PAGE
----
Mar 182020
 

“I’m done. I can’t take it any longer.” she said. “I’ve suffered from depression and anxiety since I was a child and I simply cannot do it any longer.” I struggled to find words to help, and I told her so. In the midst of our conversation, she told me her psychologist believed every person has a purpose. “Once I find mine, she thinks I’ll feel better. But what if I don’t believe every person has a purpose?” I admitted I wasn’t sure that was true either. “But here’s what I do believe. Each of us can gently nudge the world every day. Everything we do, every moment we help another human or improve the environment, nudges the world ever so gently in a minute new direction. Hundreds of times each day; millions in our lifetimes. And, if you believe in the Butterfly Effect, some of those gentle nudges will change the course of human history.”

She interrupted. “That was it.” Fearing I might have said something to push her over the edge, I confessed my confusion. “What do you mean?” I asked. “A few moments ago, you admitted you were struggling to find words to help. Well, that was it. When I called, I was determined to self-harm. Now, I won’t.”

That is one of more than ten thousand calls I have answered on the National Suicide Prevention Lifeline. I am often stunned by the unique path each call carves, into the world and into my heart. In ten thousand conversations, I had never used those words. Why, I wonder, was I given them in that moment?

I have reflected on them frequently since that moment of meeting. Perhaps, they were not only for her, but for me as well. Having long sought a deeper understanding of my own life and its meaning, those words speak to me. They tell of the value of many small deeds—nudges, if you will—done every day. In those moments when I rue not having done something “big” with my life, these words console me. To echo the caller, perhaps that is it.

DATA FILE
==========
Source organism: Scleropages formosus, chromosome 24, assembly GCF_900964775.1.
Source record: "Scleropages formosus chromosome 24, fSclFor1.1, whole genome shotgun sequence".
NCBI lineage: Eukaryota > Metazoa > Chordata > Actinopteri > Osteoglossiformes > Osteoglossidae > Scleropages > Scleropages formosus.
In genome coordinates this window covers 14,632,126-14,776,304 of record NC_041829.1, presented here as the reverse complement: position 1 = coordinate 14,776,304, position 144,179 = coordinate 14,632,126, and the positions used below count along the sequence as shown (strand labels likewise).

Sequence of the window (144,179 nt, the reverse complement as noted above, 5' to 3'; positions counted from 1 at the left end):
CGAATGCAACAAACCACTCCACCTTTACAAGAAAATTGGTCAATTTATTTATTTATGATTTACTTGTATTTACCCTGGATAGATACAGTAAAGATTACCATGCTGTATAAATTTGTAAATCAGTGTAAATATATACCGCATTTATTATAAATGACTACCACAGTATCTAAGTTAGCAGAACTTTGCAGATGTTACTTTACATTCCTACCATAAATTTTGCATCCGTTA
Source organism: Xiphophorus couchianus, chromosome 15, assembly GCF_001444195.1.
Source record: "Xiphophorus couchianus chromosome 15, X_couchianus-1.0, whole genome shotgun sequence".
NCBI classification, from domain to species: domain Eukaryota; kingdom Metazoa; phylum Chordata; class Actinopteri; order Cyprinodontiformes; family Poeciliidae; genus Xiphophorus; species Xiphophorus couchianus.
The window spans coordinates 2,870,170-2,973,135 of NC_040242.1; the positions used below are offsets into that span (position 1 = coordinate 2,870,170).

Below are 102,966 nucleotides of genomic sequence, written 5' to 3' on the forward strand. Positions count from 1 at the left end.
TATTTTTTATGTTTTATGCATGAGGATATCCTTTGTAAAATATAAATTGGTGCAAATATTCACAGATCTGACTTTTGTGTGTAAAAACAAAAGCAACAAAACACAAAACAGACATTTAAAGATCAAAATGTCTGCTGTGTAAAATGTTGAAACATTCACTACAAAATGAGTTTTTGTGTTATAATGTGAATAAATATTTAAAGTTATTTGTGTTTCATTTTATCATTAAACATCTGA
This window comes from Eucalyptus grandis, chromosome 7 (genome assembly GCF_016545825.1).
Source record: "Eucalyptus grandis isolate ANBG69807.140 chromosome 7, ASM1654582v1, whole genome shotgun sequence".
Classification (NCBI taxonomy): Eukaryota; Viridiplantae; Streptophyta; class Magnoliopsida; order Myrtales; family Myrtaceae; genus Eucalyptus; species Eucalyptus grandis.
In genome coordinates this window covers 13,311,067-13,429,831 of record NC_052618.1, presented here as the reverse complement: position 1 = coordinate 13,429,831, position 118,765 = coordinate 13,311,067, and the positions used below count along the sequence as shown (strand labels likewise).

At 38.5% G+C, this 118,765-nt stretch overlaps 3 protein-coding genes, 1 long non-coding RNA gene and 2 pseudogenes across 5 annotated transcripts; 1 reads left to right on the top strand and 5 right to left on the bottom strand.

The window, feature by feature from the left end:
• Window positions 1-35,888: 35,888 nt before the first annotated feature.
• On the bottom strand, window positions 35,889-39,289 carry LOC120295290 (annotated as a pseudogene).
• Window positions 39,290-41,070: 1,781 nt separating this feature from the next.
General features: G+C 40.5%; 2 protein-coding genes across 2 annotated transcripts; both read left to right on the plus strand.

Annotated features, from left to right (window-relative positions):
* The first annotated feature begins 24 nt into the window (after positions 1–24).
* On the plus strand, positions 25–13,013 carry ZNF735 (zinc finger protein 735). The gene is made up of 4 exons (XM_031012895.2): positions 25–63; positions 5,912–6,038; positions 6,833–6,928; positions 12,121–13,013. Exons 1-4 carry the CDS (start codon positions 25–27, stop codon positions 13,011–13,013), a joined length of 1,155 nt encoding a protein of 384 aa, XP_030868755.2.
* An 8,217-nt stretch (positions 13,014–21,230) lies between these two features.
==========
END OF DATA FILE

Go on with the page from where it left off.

A war rages within, that pits a plethora of culturally held beliefs against a deep sense they may be inherently at odds with who we need to be as members of this fragile biosphere. The older I get, the more at odds I feel with the milieu in which I carve my own path. One of the most deeply troubling cultural convictions is the belief that a human life is valuable if it contains a “big” accomplishment. The bigger the impact on humanity, the more valuable the life. We celebrate that belief every day in newspaper stories, magazine covers, and narratives that go viral on social media.

What if a life is valuable regardless of the size of our “accomplishments”? What if it is valuable simply because the one who lived it, nudged the world in many, many positive ways? What if the “size” of one’s accomplishments have nothing to do with our insidious ways of measuring and evaluating a person’s life? And, since I often list my title as “Speaker Provocateur,” allow me to be provocative. What if nudging the world is all we should ever attempt to do?

  4 Responses to “Nudging The World”

  1. I see the little ‘nudges’ having a pronounced effect each time I am able to spend quality time with my almost 4 year-old grandson. Children are sponges so it doesn’t take much to have a positive impact that launches their creativity, inquisitiveness or acceptance of new ideas. Baby steps can become profound leaps and bounds in very short periods of time. I agree with you that we are all placed on earth for a specific purpose and our purposes are all intertwined and mutually dependent upon one another. For every action there is an equal and opposite reaction. I receive immense and immeasurable pleasure each time I know that I have given just a little nudge to my grandson.

  2. Roger, timely words. You suggest that it is sufficient to nudge “the world” in a direction of humanity and kindness as one has opportunity. That seems right to me. As to your observation and lament that so much of what we have taken for granted, the assumptions wide spread within our culture at this point in life appear erroneous and likely to cause the extinction of humans and other species….I was reminded of the lines in a T. S. Eliot poem, The Dry Salvages.

    There is no end, but addition: the trailing
    consequence of further days and hours,
    While emotion takes to itself the emotionless
    Years of living among the breakage
    Of what was believed in as the most reliable–
    And therefore the fittest for renunciation.

    Eliot’s Four Quartets have meant a lot to me over the years. I’ve turned to them many times. We’ve lived for too long in what is a very fragile societal system that is now breaking. I am certain that a valuable takeaway is to know now that our expectations have been out-sized.

    I hope that we can meet again soon to continue our sharing of ideas and good will.

    Jerry

  3. Moving post, Roger. Especially appropriate in these days of uncertainty and unknowing. Thanks

  4. Very good. Thanks!

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